Friday, December 9, 2011

Giving the Gift of Updates

The holidays are a time for family and friends.  For many geeks that means a lot of pro bono computer repairs and this year has started no different for me.  I started thinking of ways to quickly fix and secure the endless stream of laptops heading my way and here are some methods that have proved helpful.

Although it seems people are keeping their Windows machines patched, the third-party applications are another issue.  My family members still aren't adhering to the safe-browsing advice that I gave them so each "repair" is normally a complete OS wipe and reload.

After being asked to "fix" two laptops in a row with physically damaged DVD drives, I went ahead and dedicated a thumb drive to the Windows 7 install media.  The process is simple and it actually speeds up the installation process.  You also aren't dependent on potentially broken hardware.

The first step is to download the tool from Microsoft and install it.  Next find a suitable USB drive that is  at least as large as the installation DVD.  Then, choose the source iso file and select USB device.  Once the process is started, you will be presented with:

Once it is done, you will have a USB drive that you can use to reinstall or repair broken Windows 7 installations.

Another trick to speed up post-installation tasks is to use Ninite to create a single installation executable.  If you haven't used Ninite before, its extremely easy.  Just browse to the website and select the software you want to install:

Once you are done, click the "Get Installer" button at the bottom of the page and you will have a single executable for downloading and installing all of the software.  I know Ninite has saved me hours this year alone, but remember that you will need internet access for it to work.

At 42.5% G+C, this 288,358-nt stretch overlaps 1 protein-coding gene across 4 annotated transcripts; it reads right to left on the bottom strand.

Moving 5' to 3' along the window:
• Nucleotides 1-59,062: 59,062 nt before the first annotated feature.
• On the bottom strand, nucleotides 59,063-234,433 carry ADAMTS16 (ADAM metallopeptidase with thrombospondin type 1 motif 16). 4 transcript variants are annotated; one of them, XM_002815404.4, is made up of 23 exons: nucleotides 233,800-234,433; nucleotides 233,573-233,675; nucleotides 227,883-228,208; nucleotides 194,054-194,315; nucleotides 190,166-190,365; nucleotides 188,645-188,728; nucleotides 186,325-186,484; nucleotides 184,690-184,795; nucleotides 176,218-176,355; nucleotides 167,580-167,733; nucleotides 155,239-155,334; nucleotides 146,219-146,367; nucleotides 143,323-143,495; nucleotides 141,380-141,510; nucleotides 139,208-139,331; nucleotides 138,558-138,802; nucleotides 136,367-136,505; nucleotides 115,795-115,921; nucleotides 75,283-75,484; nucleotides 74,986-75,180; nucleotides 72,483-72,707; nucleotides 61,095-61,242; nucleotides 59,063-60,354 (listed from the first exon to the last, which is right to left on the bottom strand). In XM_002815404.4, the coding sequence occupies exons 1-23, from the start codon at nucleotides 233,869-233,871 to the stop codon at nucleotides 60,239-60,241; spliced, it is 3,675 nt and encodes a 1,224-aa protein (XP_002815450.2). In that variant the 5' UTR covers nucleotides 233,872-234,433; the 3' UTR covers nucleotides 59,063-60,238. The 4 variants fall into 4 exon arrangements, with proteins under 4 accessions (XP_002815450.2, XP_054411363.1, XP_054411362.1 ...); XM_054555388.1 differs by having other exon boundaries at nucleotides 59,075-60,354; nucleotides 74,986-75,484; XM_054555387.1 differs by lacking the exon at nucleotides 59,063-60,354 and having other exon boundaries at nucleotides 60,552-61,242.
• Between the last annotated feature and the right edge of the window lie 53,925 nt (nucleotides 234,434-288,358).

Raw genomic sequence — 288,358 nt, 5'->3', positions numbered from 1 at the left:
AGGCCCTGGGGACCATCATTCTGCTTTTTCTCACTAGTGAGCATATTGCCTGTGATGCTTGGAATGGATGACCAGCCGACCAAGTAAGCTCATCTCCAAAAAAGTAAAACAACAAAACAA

Also, you can use Ninite for another purpose as well.  Last year, I renamed the Ninite binary to updates.exe and left it on the user's desktop.  I asked  them to run it with admin credentials every few weeks.  Although Windows Update was working properly, no one was patching anything else.

This year, I took it a step forward and created a task to run the updates.exe for them.  Now they will be prompted for credentials every once in a while (possibly increasing social-engineering risks), but at least they will hopefully be better protected from client-side attacks.

First I copied to the updates.exe to the 'c:\Windows\Tasks' folder to secure its permissions.  Then I created a task to run it every two weeks named "updates" with Schtasks:

schtasks /create /sc weekly /mo 2 /tn updates /tr c:\windows\tasks\updates.exe /rl highest

To test that the task is working properly:

schtasks /run /tn updates

The Ninite exe will only download applications that are either not installed or out-of-date.

Finally, Secunia's Personal Software Inspector (PSI) supports auto-updates for many products as well.  You can get the install from here and just like Ninite, its free for personal use.  It is a great tool which can be used by your non-"computery" friends and family to see what software they need to update.  The dashboard is helpful and easy to understand. 

I hope these methods equate to less OS installations next year and possibly less infected machines.


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